Well, this has become one crazier-than-usual election, eh? On Thursday night I attended a convention-watching party at a hotel downtown, and brought along an old friend of mine who during the primaries was a huge Clinton supporter. (She's got her own blog so you can read her take, if you're curious. It's like point-counterpoint!) I guess it has been hard for us Obama supporters to realize that Hillary fans still bear hard feelings. And because we've tapped into the "Young People Love Obama!" meme, we aren't used to meeting or understanding Hillary supporters our own age.
My friend, Anushka, is still going to vote Democratic, though. She wishes she could feel more enthusiastic about Obama's candidacy, but this election is too important to sit out or to vote McCain in protest. I think young people, especially, understand this; George Bush has been president for over a third of our lives, after all. Along with Obama, it is time to say "Enough"!
Two of Obama's points that got major applause in San Francisco were "We are more compassionate than a government that lets veterans sleep on our streets" (S.F. having quite a visible homeless population) and "Surely we can agree that our gay and lesbian brothers and sisters deserve to visit the person they love in the hospital and to live lives free of discrimination" (for obvious reasons).
Afterwards, Anushka and I speculated about who McCain would pick as VP the next morning. Since I am a pessimistic person who concocts Worst-Case Scenarios, I said I most feared that he would pick Condoleezza Rice. If he chose a black woman who had experience in the highest levels of government, I thought, he'd surge ahead in the polls.
"I don't know," said Anushka. "Somebody was telling me...there's some female Republican governor..."
But she couldn't remember the governor's name and I couldn't help her out. Though, you see that she was right! I agree with Anushka's post that the selection of Palin seems like the worst kind of tokenism. I mean, the thought has crossed my mind "Would Hillary Clinton have gotten where she is if she hadn't married a powerful man?" and yet next to Sarah Palin, Hillary looks like the most qualified person who ever sought office. Clinton impressed millions of voters in New York State as a senator, then millions more all over America during the primaries... Alaska has about half a million residents of voting age!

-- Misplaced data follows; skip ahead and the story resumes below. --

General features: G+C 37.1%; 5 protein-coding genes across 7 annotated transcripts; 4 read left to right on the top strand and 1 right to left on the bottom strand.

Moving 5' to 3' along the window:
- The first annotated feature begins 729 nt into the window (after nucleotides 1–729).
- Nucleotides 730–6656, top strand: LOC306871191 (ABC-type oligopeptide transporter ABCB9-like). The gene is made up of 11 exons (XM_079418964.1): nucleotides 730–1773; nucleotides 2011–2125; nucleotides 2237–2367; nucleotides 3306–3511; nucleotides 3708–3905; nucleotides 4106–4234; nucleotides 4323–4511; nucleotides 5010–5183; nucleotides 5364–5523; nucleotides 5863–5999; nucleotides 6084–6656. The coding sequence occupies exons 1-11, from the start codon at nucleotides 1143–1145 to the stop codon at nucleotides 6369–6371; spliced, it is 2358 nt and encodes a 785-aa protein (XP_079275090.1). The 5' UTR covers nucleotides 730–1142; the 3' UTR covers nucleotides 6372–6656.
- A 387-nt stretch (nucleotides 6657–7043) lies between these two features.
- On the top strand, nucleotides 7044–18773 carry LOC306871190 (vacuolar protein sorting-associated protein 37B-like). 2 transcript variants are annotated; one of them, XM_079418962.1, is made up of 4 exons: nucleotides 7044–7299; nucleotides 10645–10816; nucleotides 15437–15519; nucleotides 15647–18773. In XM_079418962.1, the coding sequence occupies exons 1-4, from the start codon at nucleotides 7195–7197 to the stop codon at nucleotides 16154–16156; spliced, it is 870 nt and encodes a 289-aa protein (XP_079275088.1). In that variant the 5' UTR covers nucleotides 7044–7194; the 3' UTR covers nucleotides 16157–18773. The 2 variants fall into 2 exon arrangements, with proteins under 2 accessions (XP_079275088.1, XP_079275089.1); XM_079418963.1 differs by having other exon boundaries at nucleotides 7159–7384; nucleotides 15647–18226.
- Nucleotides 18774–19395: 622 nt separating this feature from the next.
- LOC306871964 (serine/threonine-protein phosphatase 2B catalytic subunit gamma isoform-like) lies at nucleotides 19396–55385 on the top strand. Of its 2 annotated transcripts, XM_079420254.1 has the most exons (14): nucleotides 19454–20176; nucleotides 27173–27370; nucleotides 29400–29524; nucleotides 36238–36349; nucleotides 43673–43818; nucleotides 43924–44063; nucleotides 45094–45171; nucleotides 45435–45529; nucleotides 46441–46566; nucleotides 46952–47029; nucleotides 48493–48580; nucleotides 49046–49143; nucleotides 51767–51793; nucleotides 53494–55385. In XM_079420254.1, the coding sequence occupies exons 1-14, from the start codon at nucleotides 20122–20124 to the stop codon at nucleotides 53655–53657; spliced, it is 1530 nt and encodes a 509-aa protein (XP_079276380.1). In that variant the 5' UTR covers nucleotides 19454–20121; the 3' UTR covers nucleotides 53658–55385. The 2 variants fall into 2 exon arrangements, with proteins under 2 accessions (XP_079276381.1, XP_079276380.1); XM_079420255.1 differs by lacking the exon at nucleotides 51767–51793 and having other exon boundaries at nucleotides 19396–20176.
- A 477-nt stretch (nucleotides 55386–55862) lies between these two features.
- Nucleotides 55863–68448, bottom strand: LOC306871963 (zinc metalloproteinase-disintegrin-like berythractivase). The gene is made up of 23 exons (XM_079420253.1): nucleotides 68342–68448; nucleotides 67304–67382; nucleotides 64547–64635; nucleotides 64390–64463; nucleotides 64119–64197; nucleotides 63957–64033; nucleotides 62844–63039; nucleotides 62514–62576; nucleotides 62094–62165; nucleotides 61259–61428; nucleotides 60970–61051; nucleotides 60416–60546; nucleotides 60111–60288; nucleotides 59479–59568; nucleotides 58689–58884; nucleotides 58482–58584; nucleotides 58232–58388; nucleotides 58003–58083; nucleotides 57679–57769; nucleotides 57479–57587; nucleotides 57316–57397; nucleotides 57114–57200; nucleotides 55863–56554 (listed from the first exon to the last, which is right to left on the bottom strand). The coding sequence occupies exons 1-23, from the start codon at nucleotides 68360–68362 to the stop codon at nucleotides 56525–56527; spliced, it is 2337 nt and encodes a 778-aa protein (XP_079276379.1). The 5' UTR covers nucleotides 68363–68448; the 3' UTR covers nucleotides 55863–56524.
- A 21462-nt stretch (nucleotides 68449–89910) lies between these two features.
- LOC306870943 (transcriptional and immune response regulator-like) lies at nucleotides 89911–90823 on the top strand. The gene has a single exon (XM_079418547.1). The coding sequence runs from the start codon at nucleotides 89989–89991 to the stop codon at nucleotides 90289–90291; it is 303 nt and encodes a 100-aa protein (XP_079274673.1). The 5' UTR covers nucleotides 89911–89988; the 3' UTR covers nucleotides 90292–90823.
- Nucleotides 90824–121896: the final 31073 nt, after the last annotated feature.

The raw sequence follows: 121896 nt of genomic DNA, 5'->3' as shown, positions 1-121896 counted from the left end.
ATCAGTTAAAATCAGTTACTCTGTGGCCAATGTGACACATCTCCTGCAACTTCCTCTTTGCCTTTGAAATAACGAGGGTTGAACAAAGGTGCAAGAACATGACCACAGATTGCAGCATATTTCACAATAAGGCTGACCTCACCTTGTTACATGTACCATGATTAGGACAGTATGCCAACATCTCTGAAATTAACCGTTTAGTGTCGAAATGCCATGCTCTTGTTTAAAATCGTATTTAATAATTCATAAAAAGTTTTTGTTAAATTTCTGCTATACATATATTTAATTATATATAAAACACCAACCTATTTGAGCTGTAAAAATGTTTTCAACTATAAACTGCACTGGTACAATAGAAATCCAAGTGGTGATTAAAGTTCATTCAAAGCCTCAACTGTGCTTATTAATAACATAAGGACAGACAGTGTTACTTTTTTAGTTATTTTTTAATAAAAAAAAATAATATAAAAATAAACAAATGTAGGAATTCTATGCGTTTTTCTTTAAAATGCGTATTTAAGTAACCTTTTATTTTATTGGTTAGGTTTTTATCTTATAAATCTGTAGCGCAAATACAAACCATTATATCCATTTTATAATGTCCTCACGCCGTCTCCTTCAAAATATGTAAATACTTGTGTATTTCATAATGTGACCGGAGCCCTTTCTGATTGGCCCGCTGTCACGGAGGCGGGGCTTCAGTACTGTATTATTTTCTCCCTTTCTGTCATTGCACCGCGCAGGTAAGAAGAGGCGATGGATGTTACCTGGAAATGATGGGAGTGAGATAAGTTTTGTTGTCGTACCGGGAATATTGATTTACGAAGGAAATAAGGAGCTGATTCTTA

When the inexperienced Ms. Palin was announced as veep, I mainly assumed that she might crack under the pressure--more pressure than she's ever had in her life, presumably--and a few weeks from now, make some embarrassing gaffe. I didn't guess that she was such a hasty choice, barely even vetted by the McCain camp, and that a variety of incendiary stories about her would dominate the news cycle over the next few days. On the one hand, I'm glad that reporters are working hard to demonstrate to the public that she is an incompetent candidate. On the other hand, maybe the Democrats should be worried that nobody is talking about them anymore--it's all Palin all the time, even if most of the news serves to discredit her.
As someone with a guilty love of melodrama, I was intrigued by the weekend's rumor that Palin's baby was actually her daughter's child; as someone who thinks that politics should not be equivalent to scandalmongering, I was hoping that it turned out to be false. Face it, I don't want Palin to get elected, but I also don't want to have to think of her as someone who would perpetrate an elaborate lie in the name of "family values." Still, all these stories combined just make me think of her as irresponsible and unready to lead. Even the fact that she has a four-month-old special-needs baby... I'm not saying she should have aborted the child, nor that she should stay at home to raise it. But don't you think that a woman in her forties, who knows that her age puts her at risk of complications if she gets pregnant, who already has several children, and who has just started a very demanding job, ought to be extra-specially attentive to contraception?